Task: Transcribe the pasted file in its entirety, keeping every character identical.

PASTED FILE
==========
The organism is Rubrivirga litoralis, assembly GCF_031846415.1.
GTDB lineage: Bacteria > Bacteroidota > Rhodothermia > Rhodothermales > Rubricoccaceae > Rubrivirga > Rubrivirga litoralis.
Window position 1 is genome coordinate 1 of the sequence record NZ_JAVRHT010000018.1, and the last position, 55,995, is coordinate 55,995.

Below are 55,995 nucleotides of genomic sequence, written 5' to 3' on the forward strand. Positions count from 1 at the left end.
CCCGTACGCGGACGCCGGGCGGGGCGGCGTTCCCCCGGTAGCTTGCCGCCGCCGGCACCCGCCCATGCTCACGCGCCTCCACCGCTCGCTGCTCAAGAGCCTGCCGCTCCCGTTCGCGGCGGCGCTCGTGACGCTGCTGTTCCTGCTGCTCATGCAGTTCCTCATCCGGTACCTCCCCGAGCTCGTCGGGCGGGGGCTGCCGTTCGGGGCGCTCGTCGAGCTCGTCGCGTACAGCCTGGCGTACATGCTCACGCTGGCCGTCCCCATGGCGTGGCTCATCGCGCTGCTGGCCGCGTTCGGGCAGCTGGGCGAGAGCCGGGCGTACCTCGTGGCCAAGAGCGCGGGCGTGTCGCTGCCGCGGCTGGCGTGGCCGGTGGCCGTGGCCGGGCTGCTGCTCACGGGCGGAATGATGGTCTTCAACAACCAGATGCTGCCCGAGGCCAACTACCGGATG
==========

The organism is Rubrivirga litoralis, assembly GCF_031846415.1.
GTDB lineage: Bacteria > Bacteroidota > Rhodothermia > Rhodothermales > Rubricoccaceae > Rubrivirga > Rubrivirga litoralis.
Window position 1 is genome coordinate 1 of the sequence record NZ_JAVRHT010000018.1, and the last position, 55,995, is coordinate 55,995.

Below are 55,995 nucleotides of genomic sequence, written 5' to 3' on the forward strand. Positions count from 1 at the left end.
CCCGTACGCGGACGCCGGGCGGGGCGGCGTTCCCCCGGTAGCTTGCCGCCGCCGGCACCCGCCCATGCTCACGCGCCTCCACCGCTCGCTGCTCAAGAGCCTGCCGCTCCCGTTCGCGGCGGCGCTCGTGACGCTGCTGTTCCTGCTGCTCATGCAGTTCCTCATCCGGTACCTCCCCGAGCTCGTCGGGCGGGGGCTGCCGTTCGGGGCGCTCGTCGAGCTCGTCGCGTACAGCCTGGCGTACATGCTCACGCTGGCCGTCCCCATGGCGTGGCTCATCGCGCTGCTGGCCGCGTTCGGGCAGCTGGGCGAGAGCCGGGCGTACCTCGTGGCCAAGAGCGCGGGCGTGTCGCTGCCGCGGCTGGCGTGGCCGGTGGCCGTGGCCGGGCTGCTGCTCACGGGCGGAATGATGGTCTTCAACAACCAGATGCTGCCCGAGGCCAACTACCGGATG